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When you look in your medicine cabinet, is there something you could live without? Maybe cough syrup, body lotion, a trendy superfood, or one of your many bottles of Tylenol. The truth is, many of us don't have to make that decision, but for the 46.5 million people reliant on SNAP that decision is made for them.

The Supplemental Nutrition Assistance Program (SNAP), previously known as food stamps, does not allow its users to purchase non-food items including deodorant, toothpaste, feminine hygiene products, and lice and bedbug treatments—all items in desperate need. Last year Oregon made the list of the top five states with the highest percentage enrollment in SNAP with 20 percent, but now with the help of a budding local organization, Live. Treat. Heal. Repeat., people living in poverty have a resource for these basic products most of us take for granted.

Elizabeth Candello, founder of the non-profit, is providing more than just products. She hopes to increase the time kids spend in school and decreasing the time parents spend away from work. “This organization is in direct response to the growing number of people missing work due to illness. They really don't have the preventative treatments to stay healthy,” Candello said. “These people are lacking resources, accessibility, time, and money.”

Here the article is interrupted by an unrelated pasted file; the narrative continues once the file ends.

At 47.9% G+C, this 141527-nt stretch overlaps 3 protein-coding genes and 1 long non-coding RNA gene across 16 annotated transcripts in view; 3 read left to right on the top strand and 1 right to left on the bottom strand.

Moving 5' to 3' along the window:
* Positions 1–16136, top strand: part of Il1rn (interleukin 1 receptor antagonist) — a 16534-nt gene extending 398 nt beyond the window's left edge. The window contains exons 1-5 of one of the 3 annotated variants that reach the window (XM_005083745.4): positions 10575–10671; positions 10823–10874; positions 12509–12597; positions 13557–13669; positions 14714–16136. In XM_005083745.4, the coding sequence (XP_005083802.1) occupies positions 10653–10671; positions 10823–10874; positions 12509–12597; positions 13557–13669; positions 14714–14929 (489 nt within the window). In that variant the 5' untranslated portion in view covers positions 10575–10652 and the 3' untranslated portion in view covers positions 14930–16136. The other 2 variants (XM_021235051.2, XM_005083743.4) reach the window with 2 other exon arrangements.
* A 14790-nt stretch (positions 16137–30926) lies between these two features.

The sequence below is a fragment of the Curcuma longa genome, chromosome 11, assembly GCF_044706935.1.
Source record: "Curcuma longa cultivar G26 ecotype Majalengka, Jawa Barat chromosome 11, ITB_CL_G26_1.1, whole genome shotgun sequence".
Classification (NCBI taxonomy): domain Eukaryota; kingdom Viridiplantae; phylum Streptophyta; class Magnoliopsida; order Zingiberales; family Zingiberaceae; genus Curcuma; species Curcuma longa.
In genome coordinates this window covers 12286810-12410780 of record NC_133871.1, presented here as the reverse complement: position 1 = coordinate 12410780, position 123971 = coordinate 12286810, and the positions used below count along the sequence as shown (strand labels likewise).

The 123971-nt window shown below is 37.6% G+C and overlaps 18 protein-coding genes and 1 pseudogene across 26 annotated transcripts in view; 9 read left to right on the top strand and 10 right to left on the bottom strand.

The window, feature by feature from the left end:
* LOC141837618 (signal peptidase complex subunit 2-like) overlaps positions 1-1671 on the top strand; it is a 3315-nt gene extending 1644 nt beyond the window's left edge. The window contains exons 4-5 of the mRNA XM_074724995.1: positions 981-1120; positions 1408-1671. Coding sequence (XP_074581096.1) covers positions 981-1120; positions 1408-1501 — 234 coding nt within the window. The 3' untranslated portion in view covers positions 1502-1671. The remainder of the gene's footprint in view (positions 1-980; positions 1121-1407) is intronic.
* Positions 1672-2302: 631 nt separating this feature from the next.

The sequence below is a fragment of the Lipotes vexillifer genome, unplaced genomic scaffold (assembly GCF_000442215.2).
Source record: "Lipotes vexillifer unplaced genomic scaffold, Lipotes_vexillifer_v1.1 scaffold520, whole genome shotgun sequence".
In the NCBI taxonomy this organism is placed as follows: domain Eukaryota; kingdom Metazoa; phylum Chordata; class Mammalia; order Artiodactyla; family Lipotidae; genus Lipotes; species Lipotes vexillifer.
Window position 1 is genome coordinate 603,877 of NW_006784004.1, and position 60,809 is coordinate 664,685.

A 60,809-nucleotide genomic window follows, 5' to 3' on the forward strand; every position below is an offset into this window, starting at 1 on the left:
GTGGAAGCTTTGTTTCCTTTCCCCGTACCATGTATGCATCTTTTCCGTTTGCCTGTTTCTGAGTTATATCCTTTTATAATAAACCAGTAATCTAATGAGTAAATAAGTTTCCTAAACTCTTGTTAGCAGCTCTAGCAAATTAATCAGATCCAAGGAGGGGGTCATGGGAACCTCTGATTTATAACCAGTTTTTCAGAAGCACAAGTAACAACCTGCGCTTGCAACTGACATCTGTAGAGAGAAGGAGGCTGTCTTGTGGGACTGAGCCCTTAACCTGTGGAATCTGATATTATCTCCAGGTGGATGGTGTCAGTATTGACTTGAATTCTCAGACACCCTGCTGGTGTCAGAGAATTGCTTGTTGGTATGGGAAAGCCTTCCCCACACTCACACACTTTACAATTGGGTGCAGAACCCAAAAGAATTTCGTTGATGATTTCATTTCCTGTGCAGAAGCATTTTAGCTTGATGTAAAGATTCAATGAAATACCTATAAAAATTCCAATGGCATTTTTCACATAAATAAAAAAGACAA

But Candello doesn't want to simply provide a dispensing service, she wants to create an integration program where active SNAP families in the community can share among other people reliant on SNAP. “I didn't want it to be a nonprofit where people feel as if they are getting a hand out in anyway, I want to grow a sharing economy.”

Candello plans to disperse products starting in October at the Baltazar Community Center on Killingsworth St., where Raquel Ageillon is the Senior Case Manager for the Multnomah County Department of Human Services.

Ageillon has been working in human services for over 19 years and explains her relationship with families surfing from the disadvantages a low income creates: “I meet so many wonderful, kind, genuine people that just fall into bad luck who really want to help and support their families so their kids can go to school and learn and not be troubled with where they’re gonna get food or where they're gonna live.”

Live. Treat. Heal. Repeat. also hopes to provide educational information for the almost 200 people per month that could use the service. You can help by donating at livetreathealrepeat.com or by picking up some extra non-food items at the grocery store (you can contact Candello directly and she will meet you anywhere to pick up the products). As Candello believes, “If Portlanders can focus on helping our neighbors, we can make big changes.”

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